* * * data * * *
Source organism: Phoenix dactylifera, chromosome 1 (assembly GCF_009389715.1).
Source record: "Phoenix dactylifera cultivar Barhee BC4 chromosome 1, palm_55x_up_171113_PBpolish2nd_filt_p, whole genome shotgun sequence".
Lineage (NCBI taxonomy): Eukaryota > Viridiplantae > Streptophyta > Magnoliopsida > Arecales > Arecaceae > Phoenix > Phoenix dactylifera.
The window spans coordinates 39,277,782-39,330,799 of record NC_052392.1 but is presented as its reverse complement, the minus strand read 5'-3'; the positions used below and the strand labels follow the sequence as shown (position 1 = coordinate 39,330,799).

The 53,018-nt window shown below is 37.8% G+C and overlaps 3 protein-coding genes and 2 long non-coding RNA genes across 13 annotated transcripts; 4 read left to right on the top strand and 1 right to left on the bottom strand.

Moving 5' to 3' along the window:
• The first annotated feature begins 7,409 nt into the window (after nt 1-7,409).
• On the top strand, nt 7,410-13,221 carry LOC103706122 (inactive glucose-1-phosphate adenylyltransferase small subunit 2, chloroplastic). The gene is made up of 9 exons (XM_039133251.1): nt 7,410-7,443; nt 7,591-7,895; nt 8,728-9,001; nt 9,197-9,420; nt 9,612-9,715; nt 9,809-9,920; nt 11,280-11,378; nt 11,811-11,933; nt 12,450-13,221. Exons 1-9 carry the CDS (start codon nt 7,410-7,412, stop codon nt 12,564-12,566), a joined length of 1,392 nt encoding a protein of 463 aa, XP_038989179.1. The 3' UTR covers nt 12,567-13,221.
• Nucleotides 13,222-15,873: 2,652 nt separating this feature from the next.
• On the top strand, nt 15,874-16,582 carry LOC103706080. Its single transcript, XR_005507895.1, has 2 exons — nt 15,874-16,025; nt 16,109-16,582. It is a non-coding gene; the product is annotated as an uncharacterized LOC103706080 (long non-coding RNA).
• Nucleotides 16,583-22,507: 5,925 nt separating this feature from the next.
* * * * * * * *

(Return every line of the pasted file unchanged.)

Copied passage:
Source organism: Phoenix dactylifera, chromosome 1 (assembly GCF_009389715.1).
Source record: "Phoenix dactylifera cultivar Barhee BC4 chromosome 1, palm_55x_up_171113_PBpolish2nd_filt_p, whole genome shotgun sequence".
Lineage (NCBI taxonomy): Eukaryota > Viridiplantae > Streptophyta > Magnoliopsida > Arecales > Arecaceae > Phoenix > Phoenix dactylifera.
The window spans coordinates 39,277,782-39,330,799 of record NC_052392.1 but is presented as its reverse complement, the minus strand read 5'-3'; the positions used below and the strand labels follow the sequence as shown (position 1 = coordinate 39,330,799).

The 53,018-nt window shown below is 37.8% G+C and overlaps 3 protein-coding genes and 2 long non-coding RNA genes across 13 annotated transcripts; 4 read left to right on the top strand and 1 right to left on the bottom strand.

Moving 5' to 3' along the window:
• The first annotated feature begins 7,409 nt into the window (after nt 1-7,409).
• On the top strand, nt 7,410-13,221 carry LOC103706122 (inactive glucose-1-phosphate adenylyltransferase small subunit 2, chloroplastic). The gene is made up of 9 exons (XM_039133251.1): nt 7,410-7,443; nt 7,591-7,895; nt 8,728-9,001; nt 9,197-9,420; nt 9,612-9,715; nt 9,809-9,920; nt 11,280-11,378; nt 11,811-11,933; nt 12,450-13,221. Exons 1-9 carry the CDS (start codon nt 7,410-7,412, stop codon nt 12,564-12,566), a joined length of 1,392 nt encoding a protein of 463 aa, XP_038989179.1. The 3' UTR covers nt 12,567-13,221.
• Nucleotides 13,222-15,873: 2,652 nt separating this feature from the next.
• On the top strand, nt 15,874-16,582 carry LOC103706080. Its single transcript, XR_005507895.1, has 2 exons — nt 15,874-16,025; nt 16,109-16,582. It is a non-coding gene; the product is annotated as an uncharacterized LOC103706080 (long non-coding RNA).
• Nucleotides 16,583-22,507: 5,925 nt separating this feature from the next.